A forseeable complication, though: even if you create your object on a background thread, you can't really pass it any references to objects from the foreground thread, because calls to methods on those objects will be marshalled onto the foreground thread as well. In small doses, that's survivable, as long as the calls to the main-thread objects are not very chatty. I didn't get a clear answer on whether .net automatically marshals COM pointers between trheads. I'm guessing it does. Anyway. the whole scheme really works only if your background operation is totally (or almost totally) standalone with respect to COM objects created on the UI thread.

    • Marked as answer by Tadwick Wednesday, November 19, 2008 7:52 PM
    Wednesday, November 19, 2008 9:56 AM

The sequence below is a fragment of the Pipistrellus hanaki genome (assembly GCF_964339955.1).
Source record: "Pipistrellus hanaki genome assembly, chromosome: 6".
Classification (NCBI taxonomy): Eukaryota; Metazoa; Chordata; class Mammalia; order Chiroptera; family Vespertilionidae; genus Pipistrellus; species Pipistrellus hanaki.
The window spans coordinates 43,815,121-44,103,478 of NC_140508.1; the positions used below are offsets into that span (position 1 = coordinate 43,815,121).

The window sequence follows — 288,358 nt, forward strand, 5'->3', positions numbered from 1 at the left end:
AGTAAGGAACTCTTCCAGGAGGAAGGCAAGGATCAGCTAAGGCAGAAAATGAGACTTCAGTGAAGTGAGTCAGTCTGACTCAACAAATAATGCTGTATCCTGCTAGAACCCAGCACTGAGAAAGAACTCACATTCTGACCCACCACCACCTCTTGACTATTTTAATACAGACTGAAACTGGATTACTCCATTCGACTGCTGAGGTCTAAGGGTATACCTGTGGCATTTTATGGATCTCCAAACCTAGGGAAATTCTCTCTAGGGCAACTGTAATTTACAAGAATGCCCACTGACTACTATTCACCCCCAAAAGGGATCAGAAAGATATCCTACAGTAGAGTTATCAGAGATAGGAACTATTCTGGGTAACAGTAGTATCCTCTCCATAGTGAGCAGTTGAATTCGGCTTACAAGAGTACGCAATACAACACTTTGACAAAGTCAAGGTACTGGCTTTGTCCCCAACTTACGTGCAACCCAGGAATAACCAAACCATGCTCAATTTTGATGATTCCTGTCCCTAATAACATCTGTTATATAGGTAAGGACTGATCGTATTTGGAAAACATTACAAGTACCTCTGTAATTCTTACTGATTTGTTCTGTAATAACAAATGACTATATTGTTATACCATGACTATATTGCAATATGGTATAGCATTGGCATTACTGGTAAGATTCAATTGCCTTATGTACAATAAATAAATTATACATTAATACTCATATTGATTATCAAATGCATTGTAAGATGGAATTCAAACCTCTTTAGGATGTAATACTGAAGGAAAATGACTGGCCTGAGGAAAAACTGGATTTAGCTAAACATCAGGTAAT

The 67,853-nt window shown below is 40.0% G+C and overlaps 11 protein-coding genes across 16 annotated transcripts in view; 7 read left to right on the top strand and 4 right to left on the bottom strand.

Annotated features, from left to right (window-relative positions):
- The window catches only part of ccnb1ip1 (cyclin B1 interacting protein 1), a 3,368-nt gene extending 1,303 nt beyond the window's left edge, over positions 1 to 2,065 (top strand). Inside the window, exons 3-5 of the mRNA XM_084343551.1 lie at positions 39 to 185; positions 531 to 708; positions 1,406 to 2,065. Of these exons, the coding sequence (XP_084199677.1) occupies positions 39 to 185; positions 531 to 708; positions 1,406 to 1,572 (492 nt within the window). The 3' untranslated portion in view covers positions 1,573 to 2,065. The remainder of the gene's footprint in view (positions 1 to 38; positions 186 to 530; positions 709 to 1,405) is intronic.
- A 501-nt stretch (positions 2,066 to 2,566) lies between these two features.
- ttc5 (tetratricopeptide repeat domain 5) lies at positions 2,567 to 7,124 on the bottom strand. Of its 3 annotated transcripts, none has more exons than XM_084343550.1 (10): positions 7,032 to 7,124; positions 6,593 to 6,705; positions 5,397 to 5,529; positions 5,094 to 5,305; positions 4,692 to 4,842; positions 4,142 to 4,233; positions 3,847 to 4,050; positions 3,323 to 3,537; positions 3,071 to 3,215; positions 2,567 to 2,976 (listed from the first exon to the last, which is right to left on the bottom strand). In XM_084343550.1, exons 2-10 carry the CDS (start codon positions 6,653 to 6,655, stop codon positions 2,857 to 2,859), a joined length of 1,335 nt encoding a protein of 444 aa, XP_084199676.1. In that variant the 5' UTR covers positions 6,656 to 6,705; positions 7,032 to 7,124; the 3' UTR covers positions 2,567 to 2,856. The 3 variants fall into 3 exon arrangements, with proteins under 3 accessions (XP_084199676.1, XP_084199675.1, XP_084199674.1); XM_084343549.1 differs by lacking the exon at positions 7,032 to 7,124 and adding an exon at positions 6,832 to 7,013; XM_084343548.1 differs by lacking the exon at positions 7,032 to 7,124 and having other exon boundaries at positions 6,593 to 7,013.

• Starting an STA thread but not pumping a message loop is a big no-no in COM threading.  You'll have to create the object on that thread and avoid using any of its interfaces on another thread.  And hope it doesn't use a message loop itself, they often do.  At that point, there really is no reason left to make it STA since nothing is getting marshaled anymore.  Maybe it works.  Trouble is easy to diagnose, it will just deadlock.
    Hans Passant.
    • Marked as answer by Tadwick Wednesday, November 19, 2008 7:52 PM
    Wednesday, November 19, 2008 10:07 AM
    Moderator
  • Robin and Hans,

    Thank you again for your informative responses.  I am doing everything I can to keep all the COM objects created on the background thread.  I am also working with the COM component developer to see if there are marshalling issues that can be addressed.

    Tad
    Wednesday, November 19, 2008 7:52 PM